Aethusa ammi Spreng.
Ammi boeberi Hell. ex Hoffm.
Ammi broussonetii DC.
Ammi cicutifolium Willd. ex Schult.
Ammi elatum Salisb.
Ammi glaucifolium L.
Ammi intermedium DC.
Ammi pauciradiatum Hochst. ex A.Rich.
Ammi procerum Lowe
Ammi pumilum (Brot.) DC.
Anethum pinnatum Ruiz & Pav. ex Urban
Apium ammi Crantz
Apium ammi-maius Crantz
Apium candollei M.Hiroe
Apium petraeum Crantz
Apium pumilum (Brot.) Calest.
Carum majus (L.) Koso-Pol.
Cuminum aethiopicum Royle
Cuminum regium Royle
Daucus glaber Parsa
Daucus parsae M.Hiroe
Helosciadium lateriflorum Koch
Pimpinella capillacea Poit. ex Urb.
Pimpinella lateriflora Link
Selinum ammoides E.H.L.Krause
Sison fasciculatum Pohl ex DC.
Sison haenkei C.Presl ex DC.
Sison lateriflorum Bertol.
Sison majus Eaton & Wright
Sison pumilum Brot.
Visnaga vulgaris Bubani
Common Name: Bishop's Weed
Ammi majus is an erect, annual plant with a much-branched stem; it can grow 30 - 150cm tall[
The plant has a long history of herbal use going back to at least 2,000BC in Egypt and it is still in common use in modern herbalism. It is often cultivated for its attractive flowering stems which are sold in local markets, and is cultivated in India and elsewhere as a medicinal herb[
The plant is often found as a weed in cultivated crops, where its presence is said to depress yields[
The seed contains various furanocoumarins inclusing xanthotoxin (8-methoxypsoralen) and bergapten (5-methoxypsoralen). Furanocoumarins stimulate the production of pigmentation in skin exposed to ultra-violet light, but it can cause side-effects. Use with caution[
Skin contact with the sap is said to cause photo-sensitivity and/or dermatitis in some people[
Europe - France to Spain, east to Ukraine and Greece; N. Africa - Morocco to Ethiopia; W. Asia - Turkey, south to Israel, east to Pakistan.
Waste places in Britain[
]. A weed in fields of winter crop cereals like wheat and barley in the Mediterranean[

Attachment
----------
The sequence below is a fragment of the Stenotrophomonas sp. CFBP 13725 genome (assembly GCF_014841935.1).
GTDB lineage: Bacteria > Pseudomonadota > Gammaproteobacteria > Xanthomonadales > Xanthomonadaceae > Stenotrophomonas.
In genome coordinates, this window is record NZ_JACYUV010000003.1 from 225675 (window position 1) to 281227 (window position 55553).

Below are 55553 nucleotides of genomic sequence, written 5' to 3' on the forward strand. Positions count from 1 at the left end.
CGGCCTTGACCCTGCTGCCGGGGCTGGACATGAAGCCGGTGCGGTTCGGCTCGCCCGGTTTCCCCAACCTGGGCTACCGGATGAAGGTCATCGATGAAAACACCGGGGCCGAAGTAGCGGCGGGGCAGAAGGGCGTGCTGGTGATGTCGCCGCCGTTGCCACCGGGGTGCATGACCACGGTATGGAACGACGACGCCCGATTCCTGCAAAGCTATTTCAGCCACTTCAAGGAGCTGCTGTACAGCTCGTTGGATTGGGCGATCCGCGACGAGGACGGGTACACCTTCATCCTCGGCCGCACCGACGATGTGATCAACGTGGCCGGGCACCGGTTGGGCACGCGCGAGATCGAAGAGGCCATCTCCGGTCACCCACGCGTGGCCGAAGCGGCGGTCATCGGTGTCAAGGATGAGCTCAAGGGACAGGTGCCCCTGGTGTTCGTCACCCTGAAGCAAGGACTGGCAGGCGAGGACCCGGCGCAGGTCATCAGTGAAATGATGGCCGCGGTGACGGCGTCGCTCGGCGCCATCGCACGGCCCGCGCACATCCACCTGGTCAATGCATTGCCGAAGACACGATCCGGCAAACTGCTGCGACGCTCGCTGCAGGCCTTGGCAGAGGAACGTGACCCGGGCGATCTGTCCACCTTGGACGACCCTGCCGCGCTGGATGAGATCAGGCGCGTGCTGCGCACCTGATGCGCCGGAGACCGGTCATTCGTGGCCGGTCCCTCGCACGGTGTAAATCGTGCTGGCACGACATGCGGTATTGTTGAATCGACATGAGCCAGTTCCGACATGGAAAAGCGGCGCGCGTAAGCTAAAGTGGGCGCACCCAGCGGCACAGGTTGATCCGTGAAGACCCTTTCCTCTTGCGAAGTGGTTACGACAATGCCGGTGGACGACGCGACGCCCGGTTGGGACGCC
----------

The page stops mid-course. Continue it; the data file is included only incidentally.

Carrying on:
|Other Uses Rating||
|Cultivation Status||Cultivated, Ornamental, Wild
Prefers a well-drained soil in a sunny position[
], succeeding in ordinary garden soil.
Ammi majus is a very effective medicinal plant with a long history of herbal use going back to at least 2,000BC in Egypt, where it was used as a treatment for vitiligo - a use that is still employed in modern herbalism[
The seed is contraceptive, diuretic, emmenagogue and tonic[
]. An infusion is used to calm the digestive system, whilst it is also used in the treatment of asthma and angina[
]. The seed is also used to regulate menstruation, and in the treatment of leprosy, kidney stones and urinary tract infections[
]. A decoction of the ground-up seed, eaten after intercourse, appears able to prevent implantation of the fertilized ovum in the uterus[
A decoction of the seed is used as a gargle in the treatment of toothache[
The seed contains furanocoumarins (including bergapten and xanthotoxin), which stimulate pigment production in skin that is exposed to bright sunlight[
]. The plant is widely cultivated in India for these furanocoumarins which are used in the treatment of vitiligo (piebald skin) and psoriasis[
In one clinical trial, the powdered fruits (dose not specified) were administered orally to leukodermic patients, who then exposed the affected patches to direct sunlight for 1 hour. The patients subsequently developed symptoms of itching, redness, oedema, vesiculation and oozing in the leukodermic patches. A few days later the affected skin gradually started to display deep brown pigmentation. Repigmentation usually developed within 1 week, in a punctate or perifollicular fashion, spreading inwards from the margin or diffuse[
The extracted furanocoumarin xanthotoxin has been assessed in over 100 clinical studies. When it is used in conjunction with UV-A radiation it is very effective in producing repigmentation of the skin - applied externally in a bath was more effective and had fewer side effects than oral application[
The root is chewed to give protection from strong sunlight. It contains 8-methoxypsoralen which stimulates production of pigment in skin exposed to U.V. light. Caution is advised, however, since it can cause side-effects[
]. Other reports suggest that it is the seeds that are used[
Seed - sow spring or autumn in situ[